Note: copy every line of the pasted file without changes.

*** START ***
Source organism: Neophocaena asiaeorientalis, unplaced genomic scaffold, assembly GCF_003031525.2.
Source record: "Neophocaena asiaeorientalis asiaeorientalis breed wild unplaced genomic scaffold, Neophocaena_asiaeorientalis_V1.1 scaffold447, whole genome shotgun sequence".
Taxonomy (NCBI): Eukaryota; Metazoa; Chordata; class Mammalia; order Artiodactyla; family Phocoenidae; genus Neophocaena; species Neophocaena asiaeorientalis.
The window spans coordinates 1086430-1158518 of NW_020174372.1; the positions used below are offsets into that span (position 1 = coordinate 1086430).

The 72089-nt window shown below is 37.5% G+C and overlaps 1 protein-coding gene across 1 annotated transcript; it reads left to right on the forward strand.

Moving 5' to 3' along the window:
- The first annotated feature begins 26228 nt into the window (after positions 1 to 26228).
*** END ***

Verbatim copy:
Source organism: Neophocaena asiaeorientalis, unplaced genomic scaffold, assembly GCF_003031525.2.
Source record: "Neophocaena asiaeorientalis asiaeorientalis breed wild unplaced genomic scaffold, Neophocaena_asiaeorientalis_V1.1 scaffold447, whole genome shotgun sequence".
Taxonomy (NCBI): Eukaryota; Metazoa; Chordata; class Mammalia; order Artiodactyla; family Phocoenidae; genus Neophocaena; species Neophocaena asiaeorientalis.
The window spans coordinates 1086430-1158518 of NW_020174372.1; the positions used below are offsets into that span (position 1 = coordinate 1086430).

The 72089-nt window shown below is 37.5% G+C and overlaps 1 protein-coding gene across 1 annotated transcript; it reads left to right on the forward strand.

Moving 5' to 3' along the window:
- The first annotated feature begins 26228 nt into the window (after positions 1 to 26228).